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The general discrete logarithm problem is to find $x$ given $a, b$ and $n$ such that $$a^x \equiv b\pmod{n}.$$ Normally one can use the "baby-steps giant-steps" algorithm to solve it fairly quickly. But when $\gcd(a,n) \neq 1,$ it is not possible to compute $a^{-1}\pmod{n},$ which the algorithm requires.

What algorithms are available to solve this problem in this case (apart from brute force of course)? Are there any theoretical limits on how fast such an algorithm could run?

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BTW did you check Henri Cohen's book Computational Algebraic Number Theory to see if such case is there? – user2468 Apr 13 '12 at 1:56
If you have a "fairly quick" way to compute discrete logarithms in the $a$, $n$ coprime case, you should be out there making a name for yourself demolishing cryptographic algorithms. – Henning Makholm Apr 13 '12 at 22:22

If $\gcd(a,n)=g>1$ then if $g\nmid b$ there's clearly no solution. Otherwise write $a=g\alpha$, $b=g\beta$, $n=g\nu$, so $$ a^x\equiv b\pmod{n} \iff g^{x-1}\alpha^x\equiv \beta \pmod{\nu} $$ Since $\gcd(\alpha,\nu)=1$, $\alpha$ has an inverse mod $\nu$. Divide through by $\alpha$ to get $$(g\alpha)^{x-1} = a^{x-1} \equiv \beta\alpha^{-1} \pmod{\nu}$$ If $\gcd(a,\nu)=1$ then you can use your preferred algorithm for the relatively prime case, otherwise repeat this reduction.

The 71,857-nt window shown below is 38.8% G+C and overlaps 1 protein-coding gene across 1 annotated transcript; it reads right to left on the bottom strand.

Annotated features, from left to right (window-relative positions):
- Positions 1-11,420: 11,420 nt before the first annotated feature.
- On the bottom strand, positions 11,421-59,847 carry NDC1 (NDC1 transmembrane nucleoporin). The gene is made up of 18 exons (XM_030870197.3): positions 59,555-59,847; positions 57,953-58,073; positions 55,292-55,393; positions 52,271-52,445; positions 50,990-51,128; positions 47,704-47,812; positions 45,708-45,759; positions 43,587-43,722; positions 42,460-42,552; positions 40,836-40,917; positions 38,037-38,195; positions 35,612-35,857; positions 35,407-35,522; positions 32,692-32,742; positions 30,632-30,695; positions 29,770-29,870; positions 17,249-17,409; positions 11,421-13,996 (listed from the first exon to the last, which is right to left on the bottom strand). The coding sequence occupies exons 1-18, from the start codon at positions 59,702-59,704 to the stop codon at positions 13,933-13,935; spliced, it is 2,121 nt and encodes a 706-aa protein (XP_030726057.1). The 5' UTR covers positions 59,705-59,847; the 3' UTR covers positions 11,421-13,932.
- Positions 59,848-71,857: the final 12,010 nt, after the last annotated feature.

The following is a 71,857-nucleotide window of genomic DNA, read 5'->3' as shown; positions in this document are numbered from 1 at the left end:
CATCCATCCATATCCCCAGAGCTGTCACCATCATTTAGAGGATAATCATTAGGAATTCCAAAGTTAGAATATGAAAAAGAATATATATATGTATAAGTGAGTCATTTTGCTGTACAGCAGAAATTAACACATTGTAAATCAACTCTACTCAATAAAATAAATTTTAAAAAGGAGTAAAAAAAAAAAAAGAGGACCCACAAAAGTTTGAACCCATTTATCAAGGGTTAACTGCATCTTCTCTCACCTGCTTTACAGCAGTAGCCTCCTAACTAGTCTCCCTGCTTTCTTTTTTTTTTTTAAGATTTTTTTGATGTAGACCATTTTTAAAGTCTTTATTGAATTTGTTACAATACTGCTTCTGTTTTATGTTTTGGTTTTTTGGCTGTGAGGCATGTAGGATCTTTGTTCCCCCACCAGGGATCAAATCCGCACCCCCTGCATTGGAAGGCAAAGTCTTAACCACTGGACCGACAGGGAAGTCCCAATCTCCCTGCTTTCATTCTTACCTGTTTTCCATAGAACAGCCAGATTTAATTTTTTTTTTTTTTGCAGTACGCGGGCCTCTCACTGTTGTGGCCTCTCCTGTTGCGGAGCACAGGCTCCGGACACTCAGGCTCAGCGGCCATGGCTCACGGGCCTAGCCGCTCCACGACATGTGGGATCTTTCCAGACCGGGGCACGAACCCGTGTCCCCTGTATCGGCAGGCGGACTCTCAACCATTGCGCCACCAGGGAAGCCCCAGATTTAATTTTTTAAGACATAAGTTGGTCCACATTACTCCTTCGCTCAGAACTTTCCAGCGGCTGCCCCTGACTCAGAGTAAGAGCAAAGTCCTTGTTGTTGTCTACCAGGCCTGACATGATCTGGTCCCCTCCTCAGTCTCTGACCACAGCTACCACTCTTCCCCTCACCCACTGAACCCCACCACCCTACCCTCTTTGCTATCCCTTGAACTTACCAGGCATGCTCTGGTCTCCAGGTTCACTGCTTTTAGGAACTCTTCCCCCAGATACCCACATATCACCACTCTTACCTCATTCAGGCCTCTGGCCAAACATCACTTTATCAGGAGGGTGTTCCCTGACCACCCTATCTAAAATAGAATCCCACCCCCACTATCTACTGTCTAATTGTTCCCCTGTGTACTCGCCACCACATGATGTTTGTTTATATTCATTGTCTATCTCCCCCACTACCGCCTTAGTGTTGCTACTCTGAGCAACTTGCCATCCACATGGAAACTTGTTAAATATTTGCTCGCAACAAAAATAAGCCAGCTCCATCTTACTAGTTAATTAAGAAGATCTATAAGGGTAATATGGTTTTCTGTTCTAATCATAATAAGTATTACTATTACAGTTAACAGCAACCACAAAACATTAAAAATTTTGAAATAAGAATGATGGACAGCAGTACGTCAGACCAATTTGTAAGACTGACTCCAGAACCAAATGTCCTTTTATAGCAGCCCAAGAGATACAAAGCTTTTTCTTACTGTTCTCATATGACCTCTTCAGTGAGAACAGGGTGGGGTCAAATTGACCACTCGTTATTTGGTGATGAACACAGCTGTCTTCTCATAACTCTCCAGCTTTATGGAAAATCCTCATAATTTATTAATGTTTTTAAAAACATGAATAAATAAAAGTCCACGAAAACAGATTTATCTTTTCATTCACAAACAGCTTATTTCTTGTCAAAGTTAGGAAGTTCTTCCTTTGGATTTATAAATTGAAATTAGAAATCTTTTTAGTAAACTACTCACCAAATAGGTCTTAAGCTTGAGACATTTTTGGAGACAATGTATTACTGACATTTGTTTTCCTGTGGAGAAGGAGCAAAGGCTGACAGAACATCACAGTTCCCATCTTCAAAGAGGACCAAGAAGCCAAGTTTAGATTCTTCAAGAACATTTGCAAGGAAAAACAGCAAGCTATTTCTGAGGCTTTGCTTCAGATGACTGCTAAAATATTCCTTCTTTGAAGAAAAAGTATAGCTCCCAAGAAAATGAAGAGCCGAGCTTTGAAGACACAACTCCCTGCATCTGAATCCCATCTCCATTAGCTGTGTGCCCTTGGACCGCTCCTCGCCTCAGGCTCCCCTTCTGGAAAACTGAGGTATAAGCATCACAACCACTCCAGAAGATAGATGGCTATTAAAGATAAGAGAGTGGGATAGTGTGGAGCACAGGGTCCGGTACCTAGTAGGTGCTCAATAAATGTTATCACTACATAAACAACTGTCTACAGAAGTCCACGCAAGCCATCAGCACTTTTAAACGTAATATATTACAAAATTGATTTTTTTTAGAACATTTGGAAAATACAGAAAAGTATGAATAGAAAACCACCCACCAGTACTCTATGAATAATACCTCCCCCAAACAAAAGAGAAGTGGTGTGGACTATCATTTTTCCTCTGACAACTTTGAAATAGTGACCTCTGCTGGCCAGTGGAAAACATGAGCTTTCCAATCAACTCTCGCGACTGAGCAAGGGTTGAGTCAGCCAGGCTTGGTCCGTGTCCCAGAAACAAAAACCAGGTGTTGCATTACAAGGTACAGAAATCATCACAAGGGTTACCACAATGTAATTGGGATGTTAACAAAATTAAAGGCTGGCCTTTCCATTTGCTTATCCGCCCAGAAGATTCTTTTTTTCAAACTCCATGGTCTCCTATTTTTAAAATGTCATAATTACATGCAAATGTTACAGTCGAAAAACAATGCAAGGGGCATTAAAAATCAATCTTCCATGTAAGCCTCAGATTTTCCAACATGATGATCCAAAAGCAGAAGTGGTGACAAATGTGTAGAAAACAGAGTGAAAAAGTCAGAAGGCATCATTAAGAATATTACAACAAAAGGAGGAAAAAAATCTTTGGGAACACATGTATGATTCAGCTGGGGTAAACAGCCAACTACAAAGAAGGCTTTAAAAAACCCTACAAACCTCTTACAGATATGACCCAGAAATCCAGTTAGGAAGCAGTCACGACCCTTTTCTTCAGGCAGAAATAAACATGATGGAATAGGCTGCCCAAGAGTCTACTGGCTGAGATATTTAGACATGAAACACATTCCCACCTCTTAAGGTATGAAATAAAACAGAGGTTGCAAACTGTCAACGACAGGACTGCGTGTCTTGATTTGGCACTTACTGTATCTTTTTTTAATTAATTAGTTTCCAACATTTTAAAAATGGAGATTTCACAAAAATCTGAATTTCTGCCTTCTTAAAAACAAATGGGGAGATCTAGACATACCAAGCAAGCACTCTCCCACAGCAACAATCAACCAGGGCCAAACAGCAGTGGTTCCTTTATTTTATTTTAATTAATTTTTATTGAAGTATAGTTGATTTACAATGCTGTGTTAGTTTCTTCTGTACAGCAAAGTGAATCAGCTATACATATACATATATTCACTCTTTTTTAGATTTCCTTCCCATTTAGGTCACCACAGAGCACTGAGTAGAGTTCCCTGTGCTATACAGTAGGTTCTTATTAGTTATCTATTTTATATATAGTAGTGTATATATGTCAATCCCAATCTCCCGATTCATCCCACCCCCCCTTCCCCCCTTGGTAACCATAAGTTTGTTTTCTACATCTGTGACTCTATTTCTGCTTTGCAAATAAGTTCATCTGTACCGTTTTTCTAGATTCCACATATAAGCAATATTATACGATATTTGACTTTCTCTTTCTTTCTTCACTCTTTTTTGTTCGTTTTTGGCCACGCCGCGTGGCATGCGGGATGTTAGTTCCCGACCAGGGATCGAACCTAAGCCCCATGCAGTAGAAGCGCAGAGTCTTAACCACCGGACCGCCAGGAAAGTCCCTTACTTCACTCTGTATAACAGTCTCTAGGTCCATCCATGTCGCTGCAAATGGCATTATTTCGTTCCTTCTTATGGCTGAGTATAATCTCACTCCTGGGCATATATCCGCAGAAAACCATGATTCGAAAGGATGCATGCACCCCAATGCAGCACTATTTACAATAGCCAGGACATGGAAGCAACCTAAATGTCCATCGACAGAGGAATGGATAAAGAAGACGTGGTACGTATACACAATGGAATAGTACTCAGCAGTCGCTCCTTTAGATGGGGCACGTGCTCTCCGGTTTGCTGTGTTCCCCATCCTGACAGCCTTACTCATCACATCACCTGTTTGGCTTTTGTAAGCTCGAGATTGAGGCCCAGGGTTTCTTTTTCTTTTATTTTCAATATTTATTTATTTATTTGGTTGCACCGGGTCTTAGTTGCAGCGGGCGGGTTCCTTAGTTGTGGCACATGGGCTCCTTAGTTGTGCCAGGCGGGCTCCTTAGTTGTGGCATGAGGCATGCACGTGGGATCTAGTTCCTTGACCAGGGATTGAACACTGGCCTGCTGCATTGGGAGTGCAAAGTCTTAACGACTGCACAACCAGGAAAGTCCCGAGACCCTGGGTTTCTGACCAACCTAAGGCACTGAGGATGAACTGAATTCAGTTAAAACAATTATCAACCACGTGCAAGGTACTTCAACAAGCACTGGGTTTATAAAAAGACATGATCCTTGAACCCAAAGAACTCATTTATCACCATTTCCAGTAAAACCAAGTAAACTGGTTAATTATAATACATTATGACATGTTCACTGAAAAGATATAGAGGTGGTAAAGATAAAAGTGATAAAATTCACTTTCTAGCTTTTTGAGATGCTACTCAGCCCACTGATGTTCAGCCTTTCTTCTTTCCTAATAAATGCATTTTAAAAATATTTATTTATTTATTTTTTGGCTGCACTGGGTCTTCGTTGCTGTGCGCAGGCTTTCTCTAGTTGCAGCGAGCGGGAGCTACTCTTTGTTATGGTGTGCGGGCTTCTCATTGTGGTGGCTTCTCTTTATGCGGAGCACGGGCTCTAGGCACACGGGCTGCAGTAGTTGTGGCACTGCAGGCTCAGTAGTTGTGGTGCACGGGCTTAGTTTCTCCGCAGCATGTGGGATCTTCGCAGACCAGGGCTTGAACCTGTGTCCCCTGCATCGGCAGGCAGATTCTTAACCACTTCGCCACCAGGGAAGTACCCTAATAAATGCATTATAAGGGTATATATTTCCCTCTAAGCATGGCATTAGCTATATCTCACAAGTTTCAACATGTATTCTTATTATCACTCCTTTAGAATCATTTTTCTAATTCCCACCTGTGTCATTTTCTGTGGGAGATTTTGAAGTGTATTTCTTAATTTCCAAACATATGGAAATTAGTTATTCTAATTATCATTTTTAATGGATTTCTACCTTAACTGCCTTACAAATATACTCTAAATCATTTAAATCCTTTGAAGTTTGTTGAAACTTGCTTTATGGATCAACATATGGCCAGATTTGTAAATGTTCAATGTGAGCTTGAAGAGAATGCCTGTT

Example 1: $6^x \equiv 4 \pmod{44}$

Using $3\cdot 15 \equiv 1 \pmod{22}$ and $3\cdot 4 \equiv 1 \pmod{11}$: $$ \begin{align} 2^{x-1}3^x & \equiv 2 \pmod{22} \\ 6^{x-1} & \equiv 2\cdot 15 \equiv 8 \pmod{22} \\ 2^{x-2}3^{x-1} & \equiv 4 \pmod{11} \\ 6^{x-2} & \equiv 4\cdot4 \equiv 5 \pmod{11} \\ \end{align} $$ Now $\gcd(6,11)=1$, so if you can solve this you might get $x-2=6$, $x=8$.

Example 2: $6^x \equiv 2 \pmod{44}$

Starting as in Example 1: $$ \begin{align} 2^{x-1}3^x & \equiv 1 \pmod{22} \\ 6^{x-1} & \equiv 2\cdot 15 \equiv 15 \pmod{22} \\ \end{align} $$ and this has no solution since $\gcd(6,22) \nmid 15$.

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This is very incomplete.

Since there are only a finite number of elements, eventually the sequence {ak mod n}k$\ge$0 must become cyclic. So there are natural numbers $\sigma$ and $\lambda$ such that a$\sigma$ + v$\lambda$ = a$\sigma$ for all v.

So there are exactly two elements where you can't calculate the element that came before it like you can in a cyclic group. The first is obviously 1 itself, the second is the first element of the cyclic part which is equal to both a$\sigma$-1a and a$\sigma$+$\lambda$-1a.

The problem is I think $\sigma$ can approach n so we'd spend all our time moving along the tail.

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